John O’Kelly makes some valid and highly important points in his rebuttal (issue of Dec. 30) to the letters from other readers critical of his initial contribution.
It is incontrovertibly clear that his views are given Constitutional protection by the First Amendment, and that the Port Washington Times enjoys a similar right to publish those views — provided, of course, that the language is not obscene, scatological, or otherwise degrading.
As O’Kelly suggested, demands for censorship of unpopular or even blatantly incorrect opinions, as well as a proposal to boycott a newspaper because it published such opinions, violate the Constitutional principles of free speech and freedom of the press and are inherently un-American.
He is also on solid ground by stating that ad hominem remarks are both uncalled for and, more importantly, ineffective in the development of points in a debate.
However, O’Kelly displays and even reinforces the biases that evoked the protests by other readers.
He asserts his opinion as though it were fact that those who differ with him about the role of the U.S. are actually “fronts” for some insidious but unnamed forces bent on undermining their — and our — country.
He then adds that “the role of the media and of George Soros in assisting Clinton and opposing Trump is well documented,” as though they — and all other individuals — as well as the news media should not have every bit as much right to support the candidates of their choice as vigorously as he and his fellow conservatives do.
That right of all citizens, regardless of race, color, creed, or country of origin, is the very essence of democracy; to suggest otherwise is a profound violation of American principles.
O’Kelly is, in my opinion, also correct that war is bad for the country.
Indeed, I consider it bad for the victors in wars as well as for the losers; even though the U.S. was fortunate to be sheltered by two great oceans from the devastation suffered by countries that were ravaged during the two world wars, too many American families lost fathers and sons, mothers and daughters, sisters and brothers, who died or were grievously wounded in the hostilities.
Furthermore, O’Kelly seems to overlook in his assessment of the harm inflicted by war that Soros, who survived World War II and the Holocaust as a child in Hungary, has probably had more direct, personal experience with war and its consequences than O’Kelly and, thus, has an understandable motivation to do his best to avoid or at least mitigate the conflicts that all too often lead to war.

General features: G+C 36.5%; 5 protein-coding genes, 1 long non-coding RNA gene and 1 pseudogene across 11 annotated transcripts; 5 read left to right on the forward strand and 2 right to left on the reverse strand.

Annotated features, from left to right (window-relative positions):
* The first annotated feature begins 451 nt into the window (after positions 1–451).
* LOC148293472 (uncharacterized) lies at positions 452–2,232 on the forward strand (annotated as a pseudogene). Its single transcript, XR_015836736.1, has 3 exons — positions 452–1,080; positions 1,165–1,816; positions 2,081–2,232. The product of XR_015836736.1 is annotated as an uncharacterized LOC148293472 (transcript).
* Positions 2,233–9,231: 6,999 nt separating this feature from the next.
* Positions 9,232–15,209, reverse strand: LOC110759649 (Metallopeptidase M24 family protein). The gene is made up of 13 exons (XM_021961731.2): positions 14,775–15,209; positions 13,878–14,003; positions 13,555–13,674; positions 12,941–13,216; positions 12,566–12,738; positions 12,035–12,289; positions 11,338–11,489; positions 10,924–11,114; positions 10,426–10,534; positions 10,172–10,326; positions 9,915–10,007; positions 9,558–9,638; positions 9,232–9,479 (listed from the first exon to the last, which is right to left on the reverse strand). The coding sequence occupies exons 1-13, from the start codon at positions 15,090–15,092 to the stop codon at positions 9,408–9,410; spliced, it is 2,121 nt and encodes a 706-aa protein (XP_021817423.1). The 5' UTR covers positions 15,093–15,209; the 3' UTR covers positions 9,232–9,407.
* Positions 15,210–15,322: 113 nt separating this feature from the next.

In his defense of “populism,” O’Kelly may have forgotten, overlooked, or chosen to ignore some lessons of history.
In Germany in the 1930s, Adolph Hitler cultivated and intensified the populism that arose from the defeat in World War I and the subsequent economic misery compounded by the victors’ insistence on reparations; the very title of the national anthem, “Deutschland Ueber Alles” (Germany above all others) expresses that sentiment admirably.
We all know how that turned out.
In Italy, the Fascist government of Mussolini, as well as the more recent, albeit less painful, leadership under Silvio Berlusconi proved to be disheartening experiences with “populism.”
In the U.S., it is virtually unanimously agreed upon by economists of just about every theoretical stripe that the Smoot-Hawley Act of 1930 — a classic example of economic populism — was a significant contributing factor to the intensification of the Great Depression that battered our country, as well as nearly all of the rest of the world.
And, finally, because O’Kelly’s name indicates his Irish heritage, it’s pertinent to point out that, in much of the 19th century in the U.S., a potent expression of populism was the anti-Irish hysteria on the part of the more populous residents of English and Scottish ancestry who decried the allegiance of Catholics to the Pope and considered them a threat to the new nation’s social and cultural stability.
In sum, populism is not, contrary to O’Kelly’s conviction, a “natural” state.
It is, instead, a sporadic occurrence in history that reflects what is hoped by many Americans to be a temporary response to periods of economic (and perhaps social) stress that is relieved when leadership — of whatever party and, in the context of democracy, of whatever political philosophy– is able to restore in the nation a sense of common purpose.
And an essential role in that process must be played by the news media, the role of which is to report fully and accurately — with due respect to the opinions of those reporters and their employers — on the conduct of government and the foibles of its elected leaders so that, in a true democracy, a well-informed informed public is able to reach reasonable conclusions about the political philosophies of the contending parties and the merits of the various candidates for office who run under their banners.